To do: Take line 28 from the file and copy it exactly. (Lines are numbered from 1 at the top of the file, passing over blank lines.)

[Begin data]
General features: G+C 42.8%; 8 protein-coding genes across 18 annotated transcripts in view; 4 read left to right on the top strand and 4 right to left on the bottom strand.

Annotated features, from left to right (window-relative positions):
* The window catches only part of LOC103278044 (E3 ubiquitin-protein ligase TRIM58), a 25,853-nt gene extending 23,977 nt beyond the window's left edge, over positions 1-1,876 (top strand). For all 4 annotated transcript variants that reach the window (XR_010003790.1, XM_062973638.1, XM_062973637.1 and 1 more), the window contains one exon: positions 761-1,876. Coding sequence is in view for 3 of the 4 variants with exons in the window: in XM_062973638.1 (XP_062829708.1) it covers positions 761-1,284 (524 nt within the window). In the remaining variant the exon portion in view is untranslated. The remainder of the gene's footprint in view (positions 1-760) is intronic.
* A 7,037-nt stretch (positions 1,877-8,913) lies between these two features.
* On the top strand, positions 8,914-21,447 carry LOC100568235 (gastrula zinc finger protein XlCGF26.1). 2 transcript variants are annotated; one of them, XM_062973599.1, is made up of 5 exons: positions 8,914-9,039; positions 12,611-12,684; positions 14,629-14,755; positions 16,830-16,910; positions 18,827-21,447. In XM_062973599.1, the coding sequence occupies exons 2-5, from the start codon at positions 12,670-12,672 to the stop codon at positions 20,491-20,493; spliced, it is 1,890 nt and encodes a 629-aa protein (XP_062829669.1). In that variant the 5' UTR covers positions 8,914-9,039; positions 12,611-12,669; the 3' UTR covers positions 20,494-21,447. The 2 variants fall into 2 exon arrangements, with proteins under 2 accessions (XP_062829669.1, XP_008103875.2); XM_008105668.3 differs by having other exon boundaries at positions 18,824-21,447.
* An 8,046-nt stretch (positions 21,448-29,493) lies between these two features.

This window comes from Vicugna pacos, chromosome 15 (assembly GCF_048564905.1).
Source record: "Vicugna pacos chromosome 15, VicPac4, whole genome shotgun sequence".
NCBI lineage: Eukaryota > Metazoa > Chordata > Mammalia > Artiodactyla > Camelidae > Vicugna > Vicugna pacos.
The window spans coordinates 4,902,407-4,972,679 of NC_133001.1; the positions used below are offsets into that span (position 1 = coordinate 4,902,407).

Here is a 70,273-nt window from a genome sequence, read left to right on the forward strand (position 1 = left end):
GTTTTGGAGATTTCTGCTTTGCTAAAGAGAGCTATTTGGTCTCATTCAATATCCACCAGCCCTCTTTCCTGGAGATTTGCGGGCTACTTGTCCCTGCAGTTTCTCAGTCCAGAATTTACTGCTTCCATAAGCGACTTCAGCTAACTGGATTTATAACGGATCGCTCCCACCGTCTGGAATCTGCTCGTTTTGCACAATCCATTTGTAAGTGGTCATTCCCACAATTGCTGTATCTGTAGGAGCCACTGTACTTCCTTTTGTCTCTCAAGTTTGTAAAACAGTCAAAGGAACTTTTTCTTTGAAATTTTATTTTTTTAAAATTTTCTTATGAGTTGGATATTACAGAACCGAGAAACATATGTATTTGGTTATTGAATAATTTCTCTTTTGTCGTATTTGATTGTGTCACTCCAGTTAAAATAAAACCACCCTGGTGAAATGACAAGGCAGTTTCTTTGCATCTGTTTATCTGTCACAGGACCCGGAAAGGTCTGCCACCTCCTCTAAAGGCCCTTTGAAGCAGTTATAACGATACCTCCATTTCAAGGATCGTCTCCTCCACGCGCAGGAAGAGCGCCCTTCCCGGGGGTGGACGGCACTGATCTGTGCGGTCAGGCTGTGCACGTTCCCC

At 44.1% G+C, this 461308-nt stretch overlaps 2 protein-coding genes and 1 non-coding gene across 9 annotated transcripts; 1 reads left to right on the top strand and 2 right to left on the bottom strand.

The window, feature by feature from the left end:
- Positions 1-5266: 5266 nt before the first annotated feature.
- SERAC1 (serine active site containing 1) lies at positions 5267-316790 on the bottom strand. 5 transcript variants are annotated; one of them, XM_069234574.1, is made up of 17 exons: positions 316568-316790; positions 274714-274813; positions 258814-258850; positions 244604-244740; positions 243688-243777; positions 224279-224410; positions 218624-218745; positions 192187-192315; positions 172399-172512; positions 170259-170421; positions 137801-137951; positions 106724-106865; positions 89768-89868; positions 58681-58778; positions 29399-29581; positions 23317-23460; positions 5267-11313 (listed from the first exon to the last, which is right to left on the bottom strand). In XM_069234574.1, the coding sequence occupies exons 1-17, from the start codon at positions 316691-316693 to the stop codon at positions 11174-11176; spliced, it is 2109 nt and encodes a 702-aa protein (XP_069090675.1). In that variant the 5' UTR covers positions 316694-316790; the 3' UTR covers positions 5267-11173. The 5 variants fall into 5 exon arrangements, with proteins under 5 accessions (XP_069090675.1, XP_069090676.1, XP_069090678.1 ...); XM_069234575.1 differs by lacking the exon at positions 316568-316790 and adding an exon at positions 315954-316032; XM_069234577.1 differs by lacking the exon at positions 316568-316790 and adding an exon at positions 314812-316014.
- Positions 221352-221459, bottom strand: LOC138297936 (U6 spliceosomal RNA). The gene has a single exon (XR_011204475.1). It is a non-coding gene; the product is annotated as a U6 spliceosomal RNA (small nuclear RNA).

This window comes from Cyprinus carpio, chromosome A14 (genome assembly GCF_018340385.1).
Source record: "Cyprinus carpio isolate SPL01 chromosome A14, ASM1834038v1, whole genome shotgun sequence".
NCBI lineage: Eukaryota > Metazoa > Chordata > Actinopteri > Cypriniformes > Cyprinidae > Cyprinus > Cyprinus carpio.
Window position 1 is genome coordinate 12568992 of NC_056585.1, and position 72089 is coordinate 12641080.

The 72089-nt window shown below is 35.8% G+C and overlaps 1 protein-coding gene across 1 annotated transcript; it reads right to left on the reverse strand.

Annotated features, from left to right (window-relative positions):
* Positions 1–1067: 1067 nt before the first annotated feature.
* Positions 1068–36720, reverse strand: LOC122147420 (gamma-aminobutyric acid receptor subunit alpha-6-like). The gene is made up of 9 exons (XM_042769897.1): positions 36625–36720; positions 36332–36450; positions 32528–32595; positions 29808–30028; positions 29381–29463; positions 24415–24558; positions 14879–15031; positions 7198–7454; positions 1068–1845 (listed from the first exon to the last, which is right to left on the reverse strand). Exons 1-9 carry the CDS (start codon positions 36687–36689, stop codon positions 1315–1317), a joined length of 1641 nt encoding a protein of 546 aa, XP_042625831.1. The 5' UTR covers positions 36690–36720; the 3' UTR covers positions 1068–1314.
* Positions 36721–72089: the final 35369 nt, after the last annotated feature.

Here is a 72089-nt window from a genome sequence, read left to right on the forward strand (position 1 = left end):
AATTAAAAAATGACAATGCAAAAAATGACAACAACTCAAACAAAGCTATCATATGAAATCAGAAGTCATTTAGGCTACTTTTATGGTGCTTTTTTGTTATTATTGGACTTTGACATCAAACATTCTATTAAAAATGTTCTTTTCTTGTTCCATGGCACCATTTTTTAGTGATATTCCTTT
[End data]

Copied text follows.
AATTAAAAAATGACAATGCAAAAAATGACAACAACTCAAACAAAGCTATCATATGAAATCAGAAGTCATTTAGGCTACTTTTATGGTGCTTTTTTGTTATTATTGGACTTTGACATCAAACATTCTATTAAAAATGTTCTTTTCTTGTTCCATGGCACCATTTTTTAGTGATATTCCTTT